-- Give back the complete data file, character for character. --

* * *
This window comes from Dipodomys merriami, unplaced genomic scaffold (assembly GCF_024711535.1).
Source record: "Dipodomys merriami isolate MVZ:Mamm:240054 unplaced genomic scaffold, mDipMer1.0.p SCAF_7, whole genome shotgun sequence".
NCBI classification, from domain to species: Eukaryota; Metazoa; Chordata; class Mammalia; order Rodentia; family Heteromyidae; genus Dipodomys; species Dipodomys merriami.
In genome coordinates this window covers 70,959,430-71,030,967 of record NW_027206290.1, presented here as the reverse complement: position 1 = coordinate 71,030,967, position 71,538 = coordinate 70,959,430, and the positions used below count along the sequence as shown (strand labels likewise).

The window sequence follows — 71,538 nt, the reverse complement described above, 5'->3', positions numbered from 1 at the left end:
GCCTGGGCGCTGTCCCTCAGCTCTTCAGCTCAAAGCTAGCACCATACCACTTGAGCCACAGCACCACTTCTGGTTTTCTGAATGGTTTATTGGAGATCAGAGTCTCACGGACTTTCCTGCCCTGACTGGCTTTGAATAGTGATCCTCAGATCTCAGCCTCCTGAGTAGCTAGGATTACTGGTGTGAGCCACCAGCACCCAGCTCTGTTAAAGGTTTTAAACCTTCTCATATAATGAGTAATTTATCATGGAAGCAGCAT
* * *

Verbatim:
This window comes from Dipodomys merriami, unplaced genomic scaffold (assembly GCF_024711535.1).
Source record: "Dipodomys merriami isolate MVZ:Mamm:240054 unplaced genomic scaffold, mDipMer1.0.p SCAF_7, whole genome shotgun sequence".
NCBI classification, from domain to species: Eukaryota; Metazoa; Chordata; class Mammalia; order Rodentia; family Heteromyidae; genus Dipodomys; species Dipodomys merriami.
In genome coordinates this window covers 70,959,430-71,030,967 of record NW_027206290.1, presented here as the reverse complement: position 1 = coordinate 71,030,967, position 71,538 = coordinate 70,959,430, and the positions used below count along the sequence as shown (strand labels likewise).

The window sequence follows — 71,538 nt, the reverse complement described above, 5'->3', positions numbered from 1 at the left end:
GCCTGGGCGCTGTCCCTCAGCTCTTCAGCTCAAAGCTAGCACCATACCACTTGAGCCACAGCACCACTTCTGGTTTTCTGAATGGTTTATTGGAGATCAGAGTCTCACGGACTTTCCTGCCCTGACTGGCTTTGAATAGTGATCCTCAGATCTCAGCCTCCTGAGTAGCTAGGATTACTGGTGTGAGCCACCAGCACCCAGCTCTGTTAAAGGTTTTAAACCTTCTCATATAATGAGTAATTTATCATGGAAGCAGCAT